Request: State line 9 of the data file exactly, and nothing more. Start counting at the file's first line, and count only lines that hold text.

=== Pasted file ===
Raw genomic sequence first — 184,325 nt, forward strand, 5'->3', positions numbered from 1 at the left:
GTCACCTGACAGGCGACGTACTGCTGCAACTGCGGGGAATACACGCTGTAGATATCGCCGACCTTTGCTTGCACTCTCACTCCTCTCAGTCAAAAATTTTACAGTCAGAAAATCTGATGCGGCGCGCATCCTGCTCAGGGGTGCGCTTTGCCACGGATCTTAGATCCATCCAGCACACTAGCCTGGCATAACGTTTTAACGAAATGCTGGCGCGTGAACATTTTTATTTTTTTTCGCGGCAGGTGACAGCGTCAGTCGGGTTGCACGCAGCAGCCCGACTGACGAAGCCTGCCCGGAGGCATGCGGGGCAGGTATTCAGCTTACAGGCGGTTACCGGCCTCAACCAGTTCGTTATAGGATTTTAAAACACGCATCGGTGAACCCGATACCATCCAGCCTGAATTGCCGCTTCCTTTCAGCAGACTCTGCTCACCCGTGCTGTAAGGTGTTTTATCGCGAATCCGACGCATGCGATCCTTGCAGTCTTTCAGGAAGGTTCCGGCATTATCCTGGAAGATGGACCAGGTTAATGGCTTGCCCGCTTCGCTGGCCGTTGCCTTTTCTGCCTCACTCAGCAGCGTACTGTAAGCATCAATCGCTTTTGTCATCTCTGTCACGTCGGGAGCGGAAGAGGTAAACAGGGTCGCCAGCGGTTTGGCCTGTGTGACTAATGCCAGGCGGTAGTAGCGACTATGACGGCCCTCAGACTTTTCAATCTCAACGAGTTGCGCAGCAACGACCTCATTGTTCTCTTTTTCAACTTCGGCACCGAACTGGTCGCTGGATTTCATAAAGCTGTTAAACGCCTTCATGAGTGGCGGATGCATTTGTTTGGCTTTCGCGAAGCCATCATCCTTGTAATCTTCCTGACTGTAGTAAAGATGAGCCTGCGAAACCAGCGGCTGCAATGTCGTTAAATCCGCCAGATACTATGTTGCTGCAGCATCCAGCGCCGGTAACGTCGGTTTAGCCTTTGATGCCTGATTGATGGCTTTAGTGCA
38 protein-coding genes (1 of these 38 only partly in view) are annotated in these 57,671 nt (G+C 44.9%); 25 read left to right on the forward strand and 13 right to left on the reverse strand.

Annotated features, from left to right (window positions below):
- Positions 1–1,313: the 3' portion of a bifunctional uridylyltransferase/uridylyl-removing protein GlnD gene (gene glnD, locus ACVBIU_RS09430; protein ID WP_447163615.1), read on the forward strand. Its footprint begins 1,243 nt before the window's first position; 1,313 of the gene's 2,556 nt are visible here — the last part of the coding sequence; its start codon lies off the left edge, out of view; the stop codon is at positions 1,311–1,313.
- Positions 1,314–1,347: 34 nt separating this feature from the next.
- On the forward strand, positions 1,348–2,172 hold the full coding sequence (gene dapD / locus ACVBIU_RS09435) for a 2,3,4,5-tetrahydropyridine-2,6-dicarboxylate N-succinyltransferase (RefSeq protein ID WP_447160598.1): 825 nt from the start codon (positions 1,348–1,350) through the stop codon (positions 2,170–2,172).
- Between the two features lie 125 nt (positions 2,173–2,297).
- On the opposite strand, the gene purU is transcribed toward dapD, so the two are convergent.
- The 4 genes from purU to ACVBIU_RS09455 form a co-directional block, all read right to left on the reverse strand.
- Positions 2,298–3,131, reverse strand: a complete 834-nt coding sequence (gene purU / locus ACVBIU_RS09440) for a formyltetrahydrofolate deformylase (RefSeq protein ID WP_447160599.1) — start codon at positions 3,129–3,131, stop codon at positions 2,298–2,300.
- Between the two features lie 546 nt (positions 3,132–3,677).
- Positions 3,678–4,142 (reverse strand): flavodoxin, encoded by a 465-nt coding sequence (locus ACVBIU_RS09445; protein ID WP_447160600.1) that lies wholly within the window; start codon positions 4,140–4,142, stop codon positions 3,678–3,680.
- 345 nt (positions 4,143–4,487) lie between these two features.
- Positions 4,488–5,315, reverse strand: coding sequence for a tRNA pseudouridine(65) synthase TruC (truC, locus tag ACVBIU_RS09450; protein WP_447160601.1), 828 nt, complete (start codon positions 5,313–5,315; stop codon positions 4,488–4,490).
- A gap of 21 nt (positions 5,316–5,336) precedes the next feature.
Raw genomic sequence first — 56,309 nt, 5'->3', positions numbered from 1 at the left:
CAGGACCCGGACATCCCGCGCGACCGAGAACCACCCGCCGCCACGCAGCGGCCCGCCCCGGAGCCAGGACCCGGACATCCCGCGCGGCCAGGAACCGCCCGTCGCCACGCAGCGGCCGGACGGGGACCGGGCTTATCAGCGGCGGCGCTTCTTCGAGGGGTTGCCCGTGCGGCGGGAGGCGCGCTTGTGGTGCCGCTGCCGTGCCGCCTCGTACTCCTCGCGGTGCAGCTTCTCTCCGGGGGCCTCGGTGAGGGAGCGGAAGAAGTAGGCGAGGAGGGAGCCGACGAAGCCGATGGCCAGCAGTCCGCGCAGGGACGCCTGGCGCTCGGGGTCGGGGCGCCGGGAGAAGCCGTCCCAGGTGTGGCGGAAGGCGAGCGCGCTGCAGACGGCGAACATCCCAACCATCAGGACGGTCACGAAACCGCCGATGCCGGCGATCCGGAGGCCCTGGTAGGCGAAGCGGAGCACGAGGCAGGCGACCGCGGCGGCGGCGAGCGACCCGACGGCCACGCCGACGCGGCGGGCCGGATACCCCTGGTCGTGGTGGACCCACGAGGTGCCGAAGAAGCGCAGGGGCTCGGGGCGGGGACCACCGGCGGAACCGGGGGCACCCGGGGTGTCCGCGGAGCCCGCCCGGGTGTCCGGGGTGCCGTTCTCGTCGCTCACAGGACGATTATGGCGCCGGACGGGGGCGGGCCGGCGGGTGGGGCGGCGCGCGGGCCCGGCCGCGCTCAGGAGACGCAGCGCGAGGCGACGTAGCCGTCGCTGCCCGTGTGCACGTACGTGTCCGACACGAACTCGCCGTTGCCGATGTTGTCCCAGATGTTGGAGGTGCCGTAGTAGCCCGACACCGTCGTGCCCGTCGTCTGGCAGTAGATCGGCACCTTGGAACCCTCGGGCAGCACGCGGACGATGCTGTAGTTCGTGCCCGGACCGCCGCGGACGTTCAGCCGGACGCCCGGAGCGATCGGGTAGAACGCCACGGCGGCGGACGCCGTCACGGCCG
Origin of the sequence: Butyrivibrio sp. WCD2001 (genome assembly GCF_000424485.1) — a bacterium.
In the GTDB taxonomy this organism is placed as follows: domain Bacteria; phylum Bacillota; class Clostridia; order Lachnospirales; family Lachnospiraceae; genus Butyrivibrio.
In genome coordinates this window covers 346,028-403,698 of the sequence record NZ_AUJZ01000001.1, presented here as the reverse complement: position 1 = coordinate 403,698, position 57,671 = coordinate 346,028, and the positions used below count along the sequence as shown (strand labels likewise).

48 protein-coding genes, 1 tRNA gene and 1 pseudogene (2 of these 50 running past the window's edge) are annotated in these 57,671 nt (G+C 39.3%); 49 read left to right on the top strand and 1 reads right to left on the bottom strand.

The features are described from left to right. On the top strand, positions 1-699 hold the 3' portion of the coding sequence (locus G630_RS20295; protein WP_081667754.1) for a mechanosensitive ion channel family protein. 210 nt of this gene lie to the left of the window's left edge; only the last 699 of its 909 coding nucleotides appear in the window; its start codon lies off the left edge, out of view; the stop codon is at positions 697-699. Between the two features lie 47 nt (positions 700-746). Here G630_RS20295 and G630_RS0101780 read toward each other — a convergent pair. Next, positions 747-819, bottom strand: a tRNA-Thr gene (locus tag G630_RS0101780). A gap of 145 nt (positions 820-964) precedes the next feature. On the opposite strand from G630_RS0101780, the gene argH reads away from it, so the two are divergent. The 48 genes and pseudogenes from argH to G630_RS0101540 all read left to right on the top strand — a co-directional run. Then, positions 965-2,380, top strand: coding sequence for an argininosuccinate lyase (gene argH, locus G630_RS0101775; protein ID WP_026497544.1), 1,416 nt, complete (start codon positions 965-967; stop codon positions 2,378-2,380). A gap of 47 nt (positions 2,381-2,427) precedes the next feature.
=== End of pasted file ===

- On the opposite strand, the gene purU is transcribed toward dapD, so the two are convergent.